In support of its decision to draw the jurisdictional line at the Vermilion 149 Compressor Station, the Commission emphasized certain key aspects of the system's overall physical configuration. Specifically, FERC found that the "straightshot" geographical configuration of Sea Robin's system downstream of the Vermilion 149 Station, interconnecting with only two laterals delivering gas from only four wells along its 66.3-mile length, and the line's large 36-inch diameter are indicative of transportation. See id. at 62,430. In contrast, the facilities upstream of the Vermilion 149 Station interconnect with 45 laterals connected to 67 production platforms, and the lines are 30 inches or less in diameter. See id. at 62,431. Moreover, FERC found that the compression that occurs at Vermilion 149 "is typical of compression found on large diameter transportation lines transporting high volumes of gas over relatively long distances," rather than "field compression" associated with production. Id. at 62,430. According to FERC, the Vermilion 149 Station thus represented a central aggregation location highly suggestive of the demarcation point between gathering and transportation. See id. at 62,431. The Commission concluded that in the "most fundamental meaning of the `primary function' test, the `totality of the circumstances' demonstrates that the primary function of the Vermilion-Erath Line is to transport to shore natural gas that has been delivered from many areas through a network-like configuration of relatively smaller diameter lines to a centralized point where the gas is aggregated and compressed," and these smaller lines upstream of Vermilion 149 are engaged in non-jurisdictional gathering. Id. at 62,432.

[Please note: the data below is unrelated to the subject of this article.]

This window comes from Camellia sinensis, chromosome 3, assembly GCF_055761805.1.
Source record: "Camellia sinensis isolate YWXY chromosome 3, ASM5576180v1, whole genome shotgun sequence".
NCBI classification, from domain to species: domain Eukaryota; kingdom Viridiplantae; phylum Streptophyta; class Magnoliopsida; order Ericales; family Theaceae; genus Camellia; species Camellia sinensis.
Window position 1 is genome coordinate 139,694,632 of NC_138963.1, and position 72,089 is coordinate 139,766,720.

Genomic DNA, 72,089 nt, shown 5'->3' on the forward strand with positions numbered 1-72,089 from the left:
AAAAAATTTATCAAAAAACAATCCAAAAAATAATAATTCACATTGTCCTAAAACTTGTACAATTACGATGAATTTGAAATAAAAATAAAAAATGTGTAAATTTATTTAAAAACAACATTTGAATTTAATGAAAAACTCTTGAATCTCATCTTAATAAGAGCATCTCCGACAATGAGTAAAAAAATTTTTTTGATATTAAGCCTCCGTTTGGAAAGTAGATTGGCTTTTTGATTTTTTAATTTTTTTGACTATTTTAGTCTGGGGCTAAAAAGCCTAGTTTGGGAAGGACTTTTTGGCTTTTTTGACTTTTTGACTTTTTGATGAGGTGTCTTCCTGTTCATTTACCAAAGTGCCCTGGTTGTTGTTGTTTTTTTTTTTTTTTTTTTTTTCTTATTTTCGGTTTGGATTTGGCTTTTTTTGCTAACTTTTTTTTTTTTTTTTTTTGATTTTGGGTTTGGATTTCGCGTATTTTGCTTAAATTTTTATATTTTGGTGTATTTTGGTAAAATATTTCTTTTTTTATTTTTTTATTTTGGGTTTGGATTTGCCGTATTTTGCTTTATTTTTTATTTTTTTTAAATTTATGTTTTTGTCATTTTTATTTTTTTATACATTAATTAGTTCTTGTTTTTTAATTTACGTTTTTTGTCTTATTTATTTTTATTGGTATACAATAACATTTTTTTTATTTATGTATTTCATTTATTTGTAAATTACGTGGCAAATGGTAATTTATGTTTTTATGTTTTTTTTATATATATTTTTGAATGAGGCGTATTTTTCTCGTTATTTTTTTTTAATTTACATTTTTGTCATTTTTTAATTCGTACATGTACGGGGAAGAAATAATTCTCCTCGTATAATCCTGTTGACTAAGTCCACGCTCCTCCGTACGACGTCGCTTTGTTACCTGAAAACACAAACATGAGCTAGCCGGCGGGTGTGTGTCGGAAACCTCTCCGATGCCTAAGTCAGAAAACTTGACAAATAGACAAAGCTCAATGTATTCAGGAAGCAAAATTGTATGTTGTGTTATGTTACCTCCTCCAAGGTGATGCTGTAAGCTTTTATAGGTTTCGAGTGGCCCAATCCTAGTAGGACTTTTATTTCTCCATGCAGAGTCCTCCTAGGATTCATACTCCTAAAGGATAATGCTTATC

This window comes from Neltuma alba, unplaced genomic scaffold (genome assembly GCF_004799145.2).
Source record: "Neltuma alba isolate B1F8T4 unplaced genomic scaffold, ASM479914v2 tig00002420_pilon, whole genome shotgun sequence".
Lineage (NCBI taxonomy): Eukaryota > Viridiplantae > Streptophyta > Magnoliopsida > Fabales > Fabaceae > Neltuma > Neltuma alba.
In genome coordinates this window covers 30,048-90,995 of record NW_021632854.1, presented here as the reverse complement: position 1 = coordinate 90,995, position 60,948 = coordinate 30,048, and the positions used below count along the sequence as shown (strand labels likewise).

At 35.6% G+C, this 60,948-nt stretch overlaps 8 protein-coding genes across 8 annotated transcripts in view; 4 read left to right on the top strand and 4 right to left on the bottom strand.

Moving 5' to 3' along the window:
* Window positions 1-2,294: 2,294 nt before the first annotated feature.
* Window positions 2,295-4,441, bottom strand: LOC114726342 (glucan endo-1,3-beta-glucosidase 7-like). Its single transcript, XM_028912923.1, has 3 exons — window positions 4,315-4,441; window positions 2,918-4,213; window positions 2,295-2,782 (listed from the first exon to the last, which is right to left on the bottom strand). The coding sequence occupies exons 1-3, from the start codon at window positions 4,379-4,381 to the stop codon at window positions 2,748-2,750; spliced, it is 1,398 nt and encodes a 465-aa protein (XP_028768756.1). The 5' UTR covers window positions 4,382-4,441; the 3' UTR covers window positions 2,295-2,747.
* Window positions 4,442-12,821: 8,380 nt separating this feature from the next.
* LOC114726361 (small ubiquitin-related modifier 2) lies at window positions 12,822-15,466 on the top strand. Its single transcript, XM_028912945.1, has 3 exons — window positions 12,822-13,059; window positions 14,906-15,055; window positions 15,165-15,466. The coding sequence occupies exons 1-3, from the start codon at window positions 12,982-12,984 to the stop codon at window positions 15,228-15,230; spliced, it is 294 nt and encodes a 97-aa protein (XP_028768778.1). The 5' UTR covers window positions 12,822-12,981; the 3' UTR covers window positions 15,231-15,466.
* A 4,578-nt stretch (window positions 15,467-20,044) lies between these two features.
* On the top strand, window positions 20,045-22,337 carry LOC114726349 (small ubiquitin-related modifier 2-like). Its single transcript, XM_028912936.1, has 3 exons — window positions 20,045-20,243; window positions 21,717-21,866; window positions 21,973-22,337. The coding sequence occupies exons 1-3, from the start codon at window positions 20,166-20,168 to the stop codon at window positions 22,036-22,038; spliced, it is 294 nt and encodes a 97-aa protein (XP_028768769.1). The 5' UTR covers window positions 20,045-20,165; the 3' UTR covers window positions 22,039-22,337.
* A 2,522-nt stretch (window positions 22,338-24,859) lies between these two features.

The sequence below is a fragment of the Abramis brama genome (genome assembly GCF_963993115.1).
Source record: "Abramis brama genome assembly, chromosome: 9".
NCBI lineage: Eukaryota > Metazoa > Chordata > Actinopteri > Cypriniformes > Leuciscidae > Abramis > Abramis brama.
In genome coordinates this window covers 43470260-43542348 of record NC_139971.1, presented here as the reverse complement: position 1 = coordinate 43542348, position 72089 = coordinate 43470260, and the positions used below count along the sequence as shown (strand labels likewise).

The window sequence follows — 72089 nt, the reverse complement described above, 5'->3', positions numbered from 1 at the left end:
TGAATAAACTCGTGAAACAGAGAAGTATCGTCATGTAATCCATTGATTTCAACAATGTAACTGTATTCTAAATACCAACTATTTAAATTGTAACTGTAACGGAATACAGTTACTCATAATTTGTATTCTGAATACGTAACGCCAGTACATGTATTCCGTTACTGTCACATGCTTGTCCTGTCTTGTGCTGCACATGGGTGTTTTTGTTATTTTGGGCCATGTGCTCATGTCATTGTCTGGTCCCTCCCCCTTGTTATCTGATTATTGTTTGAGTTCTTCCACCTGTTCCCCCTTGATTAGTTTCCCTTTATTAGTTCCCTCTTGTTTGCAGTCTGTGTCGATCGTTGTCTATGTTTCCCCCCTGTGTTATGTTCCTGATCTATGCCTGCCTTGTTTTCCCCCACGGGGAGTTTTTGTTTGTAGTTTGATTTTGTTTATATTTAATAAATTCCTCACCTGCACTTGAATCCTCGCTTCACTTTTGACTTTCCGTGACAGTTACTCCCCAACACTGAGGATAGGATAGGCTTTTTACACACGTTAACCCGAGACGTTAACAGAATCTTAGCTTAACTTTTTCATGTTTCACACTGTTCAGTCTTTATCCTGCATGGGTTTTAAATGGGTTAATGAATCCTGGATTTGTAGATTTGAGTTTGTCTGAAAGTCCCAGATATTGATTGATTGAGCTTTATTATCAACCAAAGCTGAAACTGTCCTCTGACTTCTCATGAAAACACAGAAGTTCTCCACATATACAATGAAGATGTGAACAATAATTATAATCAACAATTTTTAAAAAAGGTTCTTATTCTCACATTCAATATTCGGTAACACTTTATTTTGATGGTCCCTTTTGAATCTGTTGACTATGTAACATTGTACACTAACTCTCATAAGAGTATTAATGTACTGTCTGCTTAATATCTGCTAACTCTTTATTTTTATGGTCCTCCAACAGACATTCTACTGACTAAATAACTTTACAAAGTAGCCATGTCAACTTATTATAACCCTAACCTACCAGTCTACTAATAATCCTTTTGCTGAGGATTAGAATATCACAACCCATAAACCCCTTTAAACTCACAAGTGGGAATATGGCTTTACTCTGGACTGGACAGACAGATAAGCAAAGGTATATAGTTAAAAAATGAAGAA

On rehearing, the Commission adhered to its position. See Rehearing Order, 92 F.E.R.C. at 61,284. FERC reiterated that its reformulated primary function test included: (1) consideration of an additional analytical element applicable where OCS pipeline facilities exhibit a "centralized aggregation point"; (2) adjustment in the weight to be afforded the behind-the-plant criterion on the OCS; and (3) a primary focus on physical factors. Id. at 61,285. It addressed arguments from the petitioners that all of Sea Robin's system was engaged in jurisdictional transportation, and arguments from Sea Robin that its system was engaged entirely in nonjurisdictional gathering.4 Specifically the Rehearing Order identifies 13 physical factors considered in concluding that the facilities upstream of the Vermilion 149 Station are engaged in non-jurisdictional gathering. See id. at 61,291. These physical factors are: